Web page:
If you’re a small business owner, you probably don’t have much free time. Still, you need to build some time into each week for networking. You have a great product or service (right?). Local people in your community want to support you. But they can’t support you if they don’t know you’re there!
Think of networking as just another part of running and promoting your business. Networking is critical to gaining a customer base. But it’s more than that. By networking successfully, you can get valuable advice, find mentors, enhance your reputation, and gain new business referrals.
One key to networking is to approach it with a give-and-take mentality, meaning if you give freely of your own experience and advice to others, you are more likely to get something in return. That theme runs through almost any approach to networking you adopt. So how to get started?
1) Conferences. Look for conferences where you can interact with other small business leaders. Thryv Connect20 is a national 2-day entrepreneurs conference Nov. 10-11. The event is totally online, so all you need is a computer (register at thryv.com/connect). A full-access pass costs just $29 (rates go up close to event date), and you can do one-on-one networking and join round tables with attendees and speakers to address your questions and provide introductions.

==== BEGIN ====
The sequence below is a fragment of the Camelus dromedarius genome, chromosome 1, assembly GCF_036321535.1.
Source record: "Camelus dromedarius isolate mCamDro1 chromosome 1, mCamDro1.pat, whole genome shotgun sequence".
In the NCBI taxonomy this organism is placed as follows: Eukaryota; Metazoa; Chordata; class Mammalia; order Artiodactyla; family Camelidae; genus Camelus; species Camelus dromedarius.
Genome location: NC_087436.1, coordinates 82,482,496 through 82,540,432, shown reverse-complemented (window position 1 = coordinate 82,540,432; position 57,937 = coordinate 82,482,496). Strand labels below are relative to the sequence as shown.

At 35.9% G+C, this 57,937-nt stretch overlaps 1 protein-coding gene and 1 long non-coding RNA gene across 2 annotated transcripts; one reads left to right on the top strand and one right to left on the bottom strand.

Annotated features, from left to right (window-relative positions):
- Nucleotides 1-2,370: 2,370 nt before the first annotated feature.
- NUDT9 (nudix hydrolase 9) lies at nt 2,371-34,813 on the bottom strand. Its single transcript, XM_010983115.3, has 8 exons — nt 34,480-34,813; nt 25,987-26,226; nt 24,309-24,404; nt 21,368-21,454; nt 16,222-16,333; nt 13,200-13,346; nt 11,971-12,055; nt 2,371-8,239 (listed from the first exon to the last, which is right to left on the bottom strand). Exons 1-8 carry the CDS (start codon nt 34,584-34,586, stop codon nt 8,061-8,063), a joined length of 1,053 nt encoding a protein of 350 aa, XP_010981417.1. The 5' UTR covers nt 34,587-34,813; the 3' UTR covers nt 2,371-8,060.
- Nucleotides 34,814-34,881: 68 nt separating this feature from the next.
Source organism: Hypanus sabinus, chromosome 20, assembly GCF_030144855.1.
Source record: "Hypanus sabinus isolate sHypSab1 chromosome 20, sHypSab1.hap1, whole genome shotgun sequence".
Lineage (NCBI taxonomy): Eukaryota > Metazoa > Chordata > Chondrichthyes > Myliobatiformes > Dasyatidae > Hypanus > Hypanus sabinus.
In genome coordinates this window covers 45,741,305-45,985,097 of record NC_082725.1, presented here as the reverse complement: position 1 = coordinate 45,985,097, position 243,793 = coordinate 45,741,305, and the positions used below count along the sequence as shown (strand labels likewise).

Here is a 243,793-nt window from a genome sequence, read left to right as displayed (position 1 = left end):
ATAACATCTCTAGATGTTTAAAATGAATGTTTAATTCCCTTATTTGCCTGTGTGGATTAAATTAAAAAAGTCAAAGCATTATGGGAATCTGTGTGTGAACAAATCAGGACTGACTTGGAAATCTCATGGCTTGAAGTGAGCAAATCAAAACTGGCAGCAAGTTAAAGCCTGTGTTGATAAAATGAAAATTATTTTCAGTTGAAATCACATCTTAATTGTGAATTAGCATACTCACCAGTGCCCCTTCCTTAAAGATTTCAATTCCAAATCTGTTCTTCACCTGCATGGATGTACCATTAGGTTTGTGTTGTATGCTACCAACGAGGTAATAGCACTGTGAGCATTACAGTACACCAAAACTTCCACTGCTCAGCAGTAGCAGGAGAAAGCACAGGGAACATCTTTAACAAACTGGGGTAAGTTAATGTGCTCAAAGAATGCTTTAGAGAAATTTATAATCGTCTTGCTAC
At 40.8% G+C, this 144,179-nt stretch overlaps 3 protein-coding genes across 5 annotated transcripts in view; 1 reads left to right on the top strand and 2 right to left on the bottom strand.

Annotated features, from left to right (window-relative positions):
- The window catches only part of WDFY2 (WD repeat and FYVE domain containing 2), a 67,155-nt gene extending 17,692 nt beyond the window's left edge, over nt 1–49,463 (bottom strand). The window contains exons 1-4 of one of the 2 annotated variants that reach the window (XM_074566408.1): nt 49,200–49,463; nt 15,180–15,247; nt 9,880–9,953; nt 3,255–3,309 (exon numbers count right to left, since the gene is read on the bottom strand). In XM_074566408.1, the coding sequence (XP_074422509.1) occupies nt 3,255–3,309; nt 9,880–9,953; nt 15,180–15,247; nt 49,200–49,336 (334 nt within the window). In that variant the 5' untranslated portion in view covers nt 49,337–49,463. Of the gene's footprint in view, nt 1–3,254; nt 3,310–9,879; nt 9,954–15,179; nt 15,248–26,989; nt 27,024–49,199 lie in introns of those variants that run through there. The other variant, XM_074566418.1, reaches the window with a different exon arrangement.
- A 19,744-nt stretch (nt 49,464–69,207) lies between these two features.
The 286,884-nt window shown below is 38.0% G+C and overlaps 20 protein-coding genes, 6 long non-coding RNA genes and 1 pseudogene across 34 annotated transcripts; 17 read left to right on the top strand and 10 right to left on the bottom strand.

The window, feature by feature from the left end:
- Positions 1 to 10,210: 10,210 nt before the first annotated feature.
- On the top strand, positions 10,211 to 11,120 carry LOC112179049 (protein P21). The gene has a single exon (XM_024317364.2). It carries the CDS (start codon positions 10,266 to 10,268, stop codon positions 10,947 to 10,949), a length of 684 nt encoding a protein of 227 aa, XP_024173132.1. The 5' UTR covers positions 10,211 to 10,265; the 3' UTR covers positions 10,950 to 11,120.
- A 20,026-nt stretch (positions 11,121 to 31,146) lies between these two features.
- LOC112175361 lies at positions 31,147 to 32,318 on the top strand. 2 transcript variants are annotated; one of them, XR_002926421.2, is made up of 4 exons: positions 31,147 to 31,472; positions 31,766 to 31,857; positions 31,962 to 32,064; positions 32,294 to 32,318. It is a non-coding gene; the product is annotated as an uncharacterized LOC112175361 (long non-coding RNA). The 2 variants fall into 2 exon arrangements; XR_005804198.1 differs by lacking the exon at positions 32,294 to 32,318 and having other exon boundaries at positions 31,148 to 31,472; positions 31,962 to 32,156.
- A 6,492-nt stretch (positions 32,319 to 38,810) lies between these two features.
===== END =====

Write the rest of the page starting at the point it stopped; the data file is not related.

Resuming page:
2) Associations. Industry associations and local service organizations are among the best places to meet other local businesspeople and potential clients. You need to do a little work to find the best fit for you, but connecting with others in your industry or local community will pay off:
School and professional alumni groups Your local Chamber of Commerce Rotary Club, Lions Club, Optimist Club, Kiwanis Club, or Civitan Club Your trade associations Business networking groups: LeTip, Business Networking International (BNI), etc.
3) Volunteer. When my three sons were little kids, they each played in multiple basketball leagues. I volunteered to coach all of their teams. I made great memories with my boys and met and built relationships with scores of local parents. Volunteer for something you love – and it may become your best source of new business leads.
4) Community sponsorships. Local organizations such as kids’ sports teams, arts organizations, and community events such as local First Fridays, Restaurant Weeks, or Nights Out, are always in need of financial support. Find one that matches your interest and sponsor them. This is a positive way to get your name out and build connections.
5) Meetups. The website meetup.com is an incredible resource for finding networking groups or mastermind groups. These could be for a hobby you have – you don’t have to talk business to make business connections.
6) Sponsor community events at your space. If your business has a physical location where others could meet, consider offering it as a meeting space. This could cost you nothing and turn into a valuable way to help others and find connections and clients.
7) Use social networks. Facebook and LinkedIn, of course, are two of the most popular networks where you should maintain a page promoting your business and where you can post commentary and pictures of jobs or projects. But check out Alignable, as well. This is a relatively newer social network focused on business-to-business networking.
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